Inside the Smallest House in Britain, is a small room on the bottom floor. It has just enough space for a seat which also used to act as a coal bunker for the fireplace.
You’ll also see a teeny stove, with a table and some crockery placed on a shelf on the back wall. Back in those days a tiny oil lantern used to light up the room which hangs over the fireplace.
To get upstairs, you’ll have to climb up an extremely narrow staircase that doesn’t have any railings. So, watch your step.
I wasn’t quite tall enough to look over the plastic covering or the railings really but, from what I could see, the bedroom was adorable.
On the upper floor, there is just enough room for a single bed. Around the compact area, you’ll find a table with a wash basin, a small storage space and some hooks to hang clothes.
I couldn’t believe that Robert Jones was 6 foot 3 and managed to live here. I’m only 5 foot and I felt that this house was claustrophobic!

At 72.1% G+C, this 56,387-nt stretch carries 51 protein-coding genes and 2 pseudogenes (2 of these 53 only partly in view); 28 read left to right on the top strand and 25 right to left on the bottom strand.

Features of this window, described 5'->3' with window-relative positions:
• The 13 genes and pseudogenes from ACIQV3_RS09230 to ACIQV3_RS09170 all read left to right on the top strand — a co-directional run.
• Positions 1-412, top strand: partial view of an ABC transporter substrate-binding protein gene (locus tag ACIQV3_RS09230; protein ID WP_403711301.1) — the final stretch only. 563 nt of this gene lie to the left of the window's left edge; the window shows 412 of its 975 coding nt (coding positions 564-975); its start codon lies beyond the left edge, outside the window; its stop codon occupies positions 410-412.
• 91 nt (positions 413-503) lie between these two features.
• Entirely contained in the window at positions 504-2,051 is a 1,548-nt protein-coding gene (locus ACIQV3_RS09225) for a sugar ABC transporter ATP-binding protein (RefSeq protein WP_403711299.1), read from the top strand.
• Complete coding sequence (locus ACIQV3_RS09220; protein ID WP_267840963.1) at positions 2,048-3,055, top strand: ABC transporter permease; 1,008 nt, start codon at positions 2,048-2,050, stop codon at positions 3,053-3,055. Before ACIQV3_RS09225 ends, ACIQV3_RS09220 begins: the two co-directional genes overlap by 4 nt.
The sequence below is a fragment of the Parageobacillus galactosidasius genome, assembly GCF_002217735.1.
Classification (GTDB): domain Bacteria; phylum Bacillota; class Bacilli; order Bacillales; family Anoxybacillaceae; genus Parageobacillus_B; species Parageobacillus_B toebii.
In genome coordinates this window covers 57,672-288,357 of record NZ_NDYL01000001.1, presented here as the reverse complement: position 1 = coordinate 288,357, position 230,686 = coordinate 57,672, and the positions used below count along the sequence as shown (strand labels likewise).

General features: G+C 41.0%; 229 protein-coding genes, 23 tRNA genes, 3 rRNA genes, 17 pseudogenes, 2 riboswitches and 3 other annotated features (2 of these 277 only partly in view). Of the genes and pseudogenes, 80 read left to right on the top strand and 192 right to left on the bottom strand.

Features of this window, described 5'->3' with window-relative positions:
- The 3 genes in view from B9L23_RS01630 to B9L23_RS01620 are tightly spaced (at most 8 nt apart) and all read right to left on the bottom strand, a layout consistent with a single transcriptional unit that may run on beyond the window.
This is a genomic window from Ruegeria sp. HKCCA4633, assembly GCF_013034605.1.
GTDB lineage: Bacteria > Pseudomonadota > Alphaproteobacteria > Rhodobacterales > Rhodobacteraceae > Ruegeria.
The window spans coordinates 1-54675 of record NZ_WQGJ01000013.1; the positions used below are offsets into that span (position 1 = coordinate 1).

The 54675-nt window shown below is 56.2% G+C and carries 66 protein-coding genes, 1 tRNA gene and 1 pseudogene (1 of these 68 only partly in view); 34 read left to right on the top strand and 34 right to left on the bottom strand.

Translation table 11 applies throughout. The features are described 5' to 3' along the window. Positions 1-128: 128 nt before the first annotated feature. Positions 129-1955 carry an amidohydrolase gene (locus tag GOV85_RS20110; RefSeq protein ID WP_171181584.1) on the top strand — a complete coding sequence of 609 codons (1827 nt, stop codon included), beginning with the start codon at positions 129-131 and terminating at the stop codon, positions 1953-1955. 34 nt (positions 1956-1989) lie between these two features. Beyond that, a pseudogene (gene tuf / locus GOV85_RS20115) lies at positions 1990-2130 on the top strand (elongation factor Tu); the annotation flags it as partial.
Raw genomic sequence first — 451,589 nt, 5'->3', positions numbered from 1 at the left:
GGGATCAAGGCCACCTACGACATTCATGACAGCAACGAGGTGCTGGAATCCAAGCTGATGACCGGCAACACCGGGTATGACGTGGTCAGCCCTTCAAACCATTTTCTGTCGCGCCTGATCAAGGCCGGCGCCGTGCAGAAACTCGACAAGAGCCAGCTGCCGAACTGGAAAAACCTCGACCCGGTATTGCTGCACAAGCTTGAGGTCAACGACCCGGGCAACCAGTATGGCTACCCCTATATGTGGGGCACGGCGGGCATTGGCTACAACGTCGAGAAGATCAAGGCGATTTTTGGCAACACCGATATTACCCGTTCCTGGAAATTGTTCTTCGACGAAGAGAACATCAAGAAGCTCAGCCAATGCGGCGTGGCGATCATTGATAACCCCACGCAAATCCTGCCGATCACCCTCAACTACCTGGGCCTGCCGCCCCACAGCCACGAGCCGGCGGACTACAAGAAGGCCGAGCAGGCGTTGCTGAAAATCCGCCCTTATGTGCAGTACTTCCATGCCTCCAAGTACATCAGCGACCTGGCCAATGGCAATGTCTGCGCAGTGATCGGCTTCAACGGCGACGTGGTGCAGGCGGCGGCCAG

They have done a really great job to show you what the cottage would have looked like when it was last lived in before the 1900s.
As you walk around, you’ll hear a small commentary of the history and notable features. You’ll also find some old photos of the house and a conveyance deed that is framed.
Your tour will only last around 5-10 minutes but it is SO worth paying for. I was so smitten with this wee house.
Incredible Smallest House in Britain facts
- The smallest house in Britain is just 72 inches wide and 122 inches high!
- The record for the smallest property has been verified by the Guinness World Book of Records. It happened after the owner of the North Wales Weekly News, Roger Dawson, toured the UK and examined all the self-proclaimed ‘smallest’ properties.
- The property was bought in 1891 by Robert Jones from William Edwards for £20. He lived in the Custom House Terrace. By complete coincidence, the last tenant to live here had the same name Robert Jones and he was 6 foot 3!
- The house used to be made of traditional stone but it has since had a makeover and stands out in a vibrant Welsh dragon red
- The Welsh name for this house in Cymraeg is Y Tŷ Lleiaf ym Mhrydain Fawr
- The tiny house was originally made as an infill property within the medieval row of cottages on the harbour. Since then, the cottages to the left of the house have been demolished